I was in this blind last January for another Outdoor Mentors hunt where we were covered up in does/fawns.


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Opening up the blind windows, I got Xavier set up in the blind chair, with some added cushioning to get him to sit up higher. As none of the leaves have fallen, the shooting lanes into the woods were tight, but there were openings to the left, in front and to the right of the blind where we might anticipate deer coming into view. Last fall the fawns came out behind us to congregate on the winter wheat, which was now the milo field.

Once we were situated, I had Xavier get his gun out of its case, and we set up the shooting sticks. Getting the correct height to be able to shoot out of one of the blinds shooting holes, I asked if he was comfortable. I gave him my range finder to verify shooting distances, knowing that the longest shot into the woods would be under 90 yards.


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Knowing that there were three other hunting groups spread out around us, we settled in for a lovely afternoon hunt. Gentle breezes would be pulling any scent away from the woodlot, and Dennis said that there were always deer down in these bottoms. We had bumped at least three deer as we approached the blind, so I anticipated that tonight was going to be a good one for deer viewing.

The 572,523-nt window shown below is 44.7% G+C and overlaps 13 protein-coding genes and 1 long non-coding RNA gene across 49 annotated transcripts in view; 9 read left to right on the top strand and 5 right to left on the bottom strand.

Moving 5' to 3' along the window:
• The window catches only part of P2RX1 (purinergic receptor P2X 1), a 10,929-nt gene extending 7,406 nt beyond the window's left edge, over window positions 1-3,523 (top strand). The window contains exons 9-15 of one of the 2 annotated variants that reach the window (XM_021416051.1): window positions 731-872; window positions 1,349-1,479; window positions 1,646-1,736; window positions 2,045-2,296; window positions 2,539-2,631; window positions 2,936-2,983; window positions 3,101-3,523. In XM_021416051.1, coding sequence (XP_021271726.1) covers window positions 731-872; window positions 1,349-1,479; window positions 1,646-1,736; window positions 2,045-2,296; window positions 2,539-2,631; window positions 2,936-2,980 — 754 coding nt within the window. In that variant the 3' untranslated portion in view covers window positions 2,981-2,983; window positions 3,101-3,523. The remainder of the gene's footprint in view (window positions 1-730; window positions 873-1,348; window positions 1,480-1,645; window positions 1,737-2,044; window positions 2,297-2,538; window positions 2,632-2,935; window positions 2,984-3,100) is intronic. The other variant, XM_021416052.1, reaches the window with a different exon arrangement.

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kansasdad

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I was keeping one eye on the woods, and one eye on the scoreboard report, as KU-TCU football had gone final, and I wanted a recap of the event. Xavier saw the first deer of the evening, on the other side of the almost dry creek, back in some thickets. Three deer were feeding upstream so we could get a glimpse of a back or backside every so often. I whispered my congratulations for his sharp eyesight, and I put my phone away as it seemed to be gametime in the deer woods.

I had asked Xavier as we were setting up if he would shoot any deer, or just a mature doe. He replied that it didn't matter to him, but he would like a dark coated one if possible. We whispered about the amount of meat one might expect from a young of the year compared to a middling sized doe or an more mature doe, and he said anything would be just fine with him.

If one were standing outside of the deer blind, you could just see over a rise in the earth in front of the blind, before it fell away gently towards the streambed. And you could see the whole of the river bottom. Inside the blind, which was just tall enough to allow me to stand up straight if I was in the center of the dome shaped blind, the combination of the roof overhead and the slope towards the windows meant that some areas of lowland in front of us could not be seen, while others could only be seen by standing up and crouching forward to peek over the berm and down into the bottoms. Sitting in the chairs, there was lots of bottomland invisible to us.